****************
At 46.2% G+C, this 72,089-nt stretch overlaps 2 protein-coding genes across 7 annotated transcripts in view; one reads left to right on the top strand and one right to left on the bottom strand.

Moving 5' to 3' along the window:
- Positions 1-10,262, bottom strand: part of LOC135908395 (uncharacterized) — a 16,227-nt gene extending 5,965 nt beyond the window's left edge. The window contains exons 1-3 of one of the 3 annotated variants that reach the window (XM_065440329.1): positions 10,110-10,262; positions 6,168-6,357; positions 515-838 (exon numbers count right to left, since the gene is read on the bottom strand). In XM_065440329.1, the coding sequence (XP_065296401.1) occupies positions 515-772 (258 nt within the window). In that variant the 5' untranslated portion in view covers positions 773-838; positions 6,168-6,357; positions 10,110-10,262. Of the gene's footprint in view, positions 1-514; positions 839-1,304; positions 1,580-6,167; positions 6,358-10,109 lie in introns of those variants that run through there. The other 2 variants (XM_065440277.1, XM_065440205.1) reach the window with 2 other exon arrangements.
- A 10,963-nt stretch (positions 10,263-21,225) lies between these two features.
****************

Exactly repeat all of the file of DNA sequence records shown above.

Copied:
At 46.2% G+C, this 72,089-nt stretch overlaps 2 protein-coding genes across 7 annotated transcripts in view; one reads left to right on the top strand and one right to left on the bottom strand.

Moving 5' to 3' along the window:
- Positions 1-10,262, bottom strand: part of LOC135908395 (uncharacterized) — a 16,227-nt gene extending 5,965 nt beyond the window's left edge. The window contains exons 1-3 of one of the 3 annotated variants that reach the window (XM_065440329.1): positions 10,110-10,262; positions 6,168-6,357; positions 515-838 (exon numbers count right to left, since the gene is read on the bottom strand). In XM_065440329.1, the coding sequence (XP_065296401.1) occupies positions 515-772 (258 nt within the window). In that variant the 5' untranslated portion in view covers positions 773-838; positions 6,168-6,357; positions 10,110-10,262. Of the gene's footprint in view, positions 1-514; positions 839-1,304; positions 1,580-6,167; positions 6,358-10,109 lie in introns of those variants that run through there. The other 2 variants (XM_065440277.1, XM_065440205.1) reach the window with 2 other exon arrangements.
- A 10,963-nt stretch (positions 10,263-21,225) lies between these two features.